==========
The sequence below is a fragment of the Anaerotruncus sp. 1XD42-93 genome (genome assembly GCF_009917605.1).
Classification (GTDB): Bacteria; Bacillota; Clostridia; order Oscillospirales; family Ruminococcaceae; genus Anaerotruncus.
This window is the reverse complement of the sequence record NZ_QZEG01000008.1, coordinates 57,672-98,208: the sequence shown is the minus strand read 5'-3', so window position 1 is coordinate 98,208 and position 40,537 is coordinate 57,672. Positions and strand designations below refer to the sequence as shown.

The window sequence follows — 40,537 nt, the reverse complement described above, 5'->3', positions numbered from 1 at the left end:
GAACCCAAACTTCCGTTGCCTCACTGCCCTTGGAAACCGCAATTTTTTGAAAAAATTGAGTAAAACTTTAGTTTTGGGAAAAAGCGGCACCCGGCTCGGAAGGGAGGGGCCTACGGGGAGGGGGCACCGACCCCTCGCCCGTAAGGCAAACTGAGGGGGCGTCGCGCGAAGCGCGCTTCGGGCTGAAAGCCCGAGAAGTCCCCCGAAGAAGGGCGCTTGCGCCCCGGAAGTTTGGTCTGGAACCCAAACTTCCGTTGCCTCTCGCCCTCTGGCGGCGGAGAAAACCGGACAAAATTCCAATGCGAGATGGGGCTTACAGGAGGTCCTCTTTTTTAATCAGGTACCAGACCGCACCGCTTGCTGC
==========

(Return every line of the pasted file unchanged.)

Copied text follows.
The sequence below is a fragment of the Anaerotruncus sp. 1XD42-93 genome (genome assembly GCF_009917605.1).
Classification (GTDB): Bacteria; Bacillota; Clostridia; order Oscillospirales; family Ruminococcaceae; genus Anaerotruncus.
This window is the reverse complement of the sequence record NZ_QZEG01000008.1, coordinates 57,672-98,208: the sequence shown is the minus strand read 5'-3', so window position 1 is coordinate 98,208 and position 40,537 is coordinate 57,672. Positions and strand designations below refer to the sequence as shown.

The window sequence follows — 40,537 nt, the reverse complement described above, 5'->3', positions numbered from 1 at the left end:
GAACCCAAACTTCCGTTGCCTCACTGCCCTTGGAAACCGCAATTTTTTGAAAAAATTGAGTAAAACTTTAGTTTTGGGAAAAAGCGGCACCCGGCTCGGAAGGGAGGGGCCTACGGGGAGGGGGCACCGACCCCTCGCCCGTAAGGCAAACTGAGGGGGCGTCGCGCGAAGCGCGCTTCGGGCTGAAAGCCCGAGAAGTCCCCCGAAGAAGGGCGCTTGCGCCCCGGAAGTTTGGTCTGGAACCCAAACTTCCGTTGCCTCTCGCCCTCTGGCGGCGGAGAAAACCGGACAAAATTCCAATGCGAGATGGGGCTTACAGGAGGTCCTCTTTTTTAATCAGGTACCAGACCGCACCGCTTGCTGC